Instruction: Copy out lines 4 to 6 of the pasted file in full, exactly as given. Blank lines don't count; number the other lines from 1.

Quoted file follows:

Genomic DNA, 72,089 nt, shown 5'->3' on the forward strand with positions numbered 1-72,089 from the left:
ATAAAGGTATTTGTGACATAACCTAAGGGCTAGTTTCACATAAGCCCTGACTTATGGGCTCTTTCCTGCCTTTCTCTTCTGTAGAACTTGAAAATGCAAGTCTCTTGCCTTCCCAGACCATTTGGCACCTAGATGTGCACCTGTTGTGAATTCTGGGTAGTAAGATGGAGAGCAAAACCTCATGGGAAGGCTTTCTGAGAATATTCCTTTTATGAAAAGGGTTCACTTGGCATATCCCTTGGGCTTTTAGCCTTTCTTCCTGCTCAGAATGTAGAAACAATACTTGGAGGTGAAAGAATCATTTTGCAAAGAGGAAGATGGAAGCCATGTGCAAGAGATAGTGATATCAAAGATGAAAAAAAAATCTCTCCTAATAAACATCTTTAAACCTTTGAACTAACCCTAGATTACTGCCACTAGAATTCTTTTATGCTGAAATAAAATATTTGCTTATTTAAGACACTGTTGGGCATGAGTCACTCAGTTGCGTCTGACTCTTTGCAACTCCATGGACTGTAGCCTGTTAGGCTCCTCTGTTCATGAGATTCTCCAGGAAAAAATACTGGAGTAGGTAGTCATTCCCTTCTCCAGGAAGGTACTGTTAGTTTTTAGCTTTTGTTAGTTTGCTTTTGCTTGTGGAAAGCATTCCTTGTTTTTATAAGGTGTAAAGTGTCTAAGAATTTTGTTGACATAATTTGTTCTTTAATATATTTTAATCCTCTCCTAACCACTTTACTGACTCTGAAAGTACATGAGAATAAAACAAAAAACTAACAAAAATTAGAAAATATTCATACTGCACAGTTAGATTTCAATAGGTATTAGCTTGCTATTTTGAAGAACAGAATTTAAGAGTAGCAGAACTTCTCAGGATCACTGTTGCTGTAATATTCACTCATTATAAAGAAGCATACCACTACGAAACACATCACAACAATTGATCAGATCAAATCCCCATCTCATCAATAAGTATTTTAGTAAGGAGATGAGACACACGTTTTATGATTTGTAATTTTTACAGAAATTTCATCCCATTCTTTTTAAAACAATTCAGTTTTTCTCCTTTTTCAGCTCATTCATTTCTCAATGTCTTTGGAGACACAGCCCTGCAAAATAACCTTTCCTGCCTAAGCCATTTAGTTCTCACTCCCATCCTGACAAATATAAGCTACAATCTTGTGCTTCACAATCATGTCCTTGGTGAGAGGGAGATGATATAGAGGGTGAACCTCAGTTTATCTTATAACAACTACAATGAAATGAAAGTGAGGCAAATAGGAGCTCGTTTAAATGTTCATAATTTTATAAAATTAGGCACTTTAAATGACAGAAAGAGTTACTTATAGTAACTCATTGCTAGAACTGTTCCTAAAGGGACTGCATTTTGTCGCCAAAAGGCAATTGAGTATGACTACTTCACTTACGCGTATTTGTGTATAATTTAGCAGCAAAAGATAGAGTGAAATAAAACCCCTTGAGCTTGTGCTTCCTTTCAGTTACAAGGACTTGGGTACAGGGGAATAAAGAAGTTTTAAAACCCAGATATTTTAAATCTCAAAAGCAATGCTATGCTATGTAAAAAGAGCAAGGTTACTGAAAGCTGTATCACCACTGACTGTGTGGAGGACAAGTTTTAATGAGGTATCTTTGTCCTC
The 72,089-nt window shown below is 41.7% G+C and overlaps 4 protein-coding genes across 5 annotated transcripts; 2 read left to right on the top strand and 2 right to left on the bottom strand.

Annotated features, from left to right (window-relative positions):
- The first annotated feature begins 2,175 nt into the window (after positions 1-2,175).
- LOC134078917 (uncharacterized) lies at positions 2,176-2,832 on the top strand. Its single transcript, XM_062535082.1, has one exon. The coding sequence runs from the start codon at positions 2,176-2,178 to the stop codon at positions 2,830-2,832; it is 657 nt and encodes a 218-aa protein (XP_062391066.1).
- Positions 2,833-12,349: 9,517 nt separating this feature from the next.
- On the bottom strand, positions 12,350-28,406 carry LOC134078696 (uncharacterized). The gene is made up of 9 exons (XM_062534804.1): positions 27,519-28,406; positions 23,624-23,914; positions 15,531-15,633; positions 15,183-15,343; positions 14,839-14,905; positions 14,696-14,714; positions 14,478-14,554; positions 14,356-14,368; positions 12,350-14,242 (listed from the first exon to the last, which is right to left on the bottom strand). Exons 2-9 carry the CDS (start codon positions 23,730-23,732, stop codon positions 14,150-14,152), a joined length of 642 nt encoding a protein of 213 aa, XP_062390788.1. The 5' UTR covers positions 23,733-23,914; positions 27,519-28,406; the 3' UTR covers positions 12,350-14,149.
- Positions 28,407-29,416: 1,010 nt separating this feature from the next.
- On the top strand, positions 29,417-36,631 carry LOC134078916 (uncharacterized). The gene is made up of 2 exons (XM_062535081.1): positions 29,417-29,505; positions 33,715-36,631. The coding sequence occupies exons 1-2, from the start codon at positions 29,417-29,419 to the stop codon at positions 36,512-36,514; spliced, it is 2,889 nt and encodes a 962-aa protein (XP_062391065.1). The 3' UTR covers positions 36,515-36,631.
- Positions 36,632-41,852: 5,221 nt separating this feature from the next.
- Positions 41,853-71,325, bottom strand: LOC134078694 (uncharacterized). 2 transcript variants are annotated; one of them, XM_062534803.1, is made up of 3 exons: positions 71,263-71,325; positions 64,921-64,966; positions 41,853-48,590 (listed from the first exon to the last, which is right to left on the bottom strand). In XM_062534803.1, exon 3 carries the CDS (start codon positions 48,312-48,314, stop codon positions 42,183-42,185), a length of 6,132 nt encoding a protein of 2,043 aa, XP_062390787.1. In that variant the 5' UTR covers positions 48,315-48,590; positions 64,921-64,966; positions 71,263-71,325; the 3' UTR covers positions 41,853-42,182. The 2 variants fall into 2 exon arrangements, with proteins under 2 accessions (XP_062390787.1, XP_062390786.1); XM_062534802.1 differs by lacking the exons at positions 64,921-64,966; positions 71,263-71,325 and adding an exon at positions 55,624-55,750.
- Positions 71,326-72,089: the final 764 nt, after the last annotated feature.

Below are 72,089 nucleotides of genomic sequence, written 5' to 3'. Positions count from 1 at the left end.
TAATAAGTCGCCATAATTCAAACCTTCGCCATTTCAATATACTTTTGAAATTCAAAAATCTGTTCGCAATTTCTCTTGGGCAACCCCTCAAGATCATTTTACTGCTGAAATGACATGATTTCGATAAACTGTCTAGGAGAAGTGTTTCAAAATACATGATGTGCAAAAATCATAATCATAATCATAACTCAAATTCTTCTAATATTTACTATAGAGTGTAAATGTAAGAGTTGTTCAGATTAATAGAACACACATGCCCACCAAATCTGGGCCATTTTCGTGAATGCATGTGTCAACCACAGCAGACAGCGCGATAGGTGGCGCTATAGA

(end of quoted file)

Annotated features, from left to right (window-relative positions):
- The first annotated feature begins 2,175 nt into the window (after positions 1-2,175).
- LOC134078917 (uncharacterized) lies at positions 2,176-2,832 on the top strand. Its single transcript, XM_062535082.1, has one exon. The coding sequence runs from the start codon at positions 2,176-2,178 to the stop codon at positions 2,830-2,832; it is 657 nt and encodes a 218-aa protein (XP_062391066.1).